How to Add Some “Oomph” to Your Commodities Market Gains

Posted on 21 July 2016 by VRS  |  Email |Print

The big, bad commodity bear died in June. That’s when, after five years, commodities officially entered a bull market. Unofficially, though, the good news started months ago. Prices of oil, gold, zinc and many other “hard assets” have trended higher since early in the year.
Just look at this chart and you’ll see what I mean. Commodity prices move in cycles. This pattern is the result of a time lag between supply and demand. Supply needs time to react to changes in demand and vice versa………………………………………..Full Article: Source

OPEC’s Pain Is Only Getting Worse As Revenues Continue To Fall

Posted on 28 June 2016 by VRS  |  Email |Print

OPEC lost $349 billion in revenue last year because of low oil prices, cutting revenues almost in half from the year before. A report from the EIA in mid-June estimated 2015 revenues for OPEC countries at $404 billion, down 46 percent from the $753 billion the member countries earned in 2014. Revenues last year fell to their lowest level in eleven years.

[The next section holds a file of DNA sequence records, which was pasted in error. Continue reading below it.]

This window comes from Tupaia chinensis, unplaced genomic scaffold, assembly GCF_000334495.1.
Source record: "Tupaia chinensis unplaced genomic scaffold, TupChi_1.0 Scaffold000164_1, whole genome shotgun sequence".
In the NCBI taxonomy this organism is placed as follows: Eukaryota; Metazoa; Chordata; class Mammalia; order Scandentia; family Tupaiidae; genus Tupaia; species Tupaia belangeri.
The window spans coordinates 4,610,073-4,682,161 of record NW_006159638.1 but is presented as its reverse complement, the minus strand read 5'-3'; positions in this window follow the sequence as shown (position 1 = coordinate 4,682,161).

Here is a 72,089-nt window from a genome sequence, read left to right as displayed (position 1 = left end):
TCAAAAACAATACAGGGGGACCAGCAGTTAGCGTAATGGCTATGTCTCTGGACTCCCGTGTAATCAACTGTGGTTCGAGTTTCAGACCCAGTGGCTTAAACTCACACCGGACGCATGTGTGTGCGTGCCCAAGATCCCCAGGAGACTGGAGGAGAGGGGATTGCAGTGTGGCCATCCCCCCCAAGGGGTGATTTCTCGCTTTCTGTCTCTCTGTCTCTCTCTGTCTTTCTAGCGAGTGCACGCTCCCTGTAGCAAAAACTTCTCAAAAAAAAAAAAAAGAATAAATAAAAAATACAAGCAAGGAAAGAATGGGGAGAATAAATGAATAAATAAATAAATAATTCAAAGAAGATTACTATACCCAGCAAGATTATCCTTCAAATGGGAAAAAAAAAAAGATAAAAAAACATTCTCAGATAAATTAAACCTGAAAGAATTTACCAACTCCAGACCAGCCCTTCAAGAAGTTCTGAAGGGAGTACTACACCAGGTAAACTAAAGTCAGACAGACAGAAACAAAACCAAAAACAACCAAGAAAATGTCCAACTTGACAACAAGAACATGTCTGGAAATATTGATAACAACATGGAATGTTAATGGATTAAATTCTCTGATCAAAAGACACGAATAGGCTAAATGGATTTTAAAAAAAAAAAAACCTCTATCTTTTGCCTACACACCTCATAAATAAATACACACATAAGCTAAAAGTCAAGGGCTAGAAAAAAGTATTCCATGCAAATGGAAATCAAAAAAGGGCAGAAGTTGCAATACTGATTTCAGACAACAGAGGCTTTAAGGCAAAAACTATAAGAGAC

Worse still for OPEC is the fact that revenues could fall even further this year, as low oil prices sank to new depths, particularly in the first quarter of 2016. The EIA projects OPEC revenues this year to drop to $341 billion. That will result in per capita oil export revenues in OPEC countries falling from $606 in 2015 to $503 this year………………………………………..Full Article: Source

OPEC oil revenues slump to 10-year low

Posted on 24 June 2016 by VRS  |  Email |Print

OPEC’s 13 member countries saw oil export revenues slump to their lowest level in a decade last year. Crude revenues fell nearly 46% to $518 billion in 2015, according to OPEC’s annual bulletin published Wednesday.
Collapsing world oil prices also meant that OPEC countries spent more importing goods than they raised from exports for the first time in 17 years. The cartel posted a combined current account deficit of just under $100 billion in 2015, compared with a surplus of $238 billion in 2014………………………………………..Full Article: Source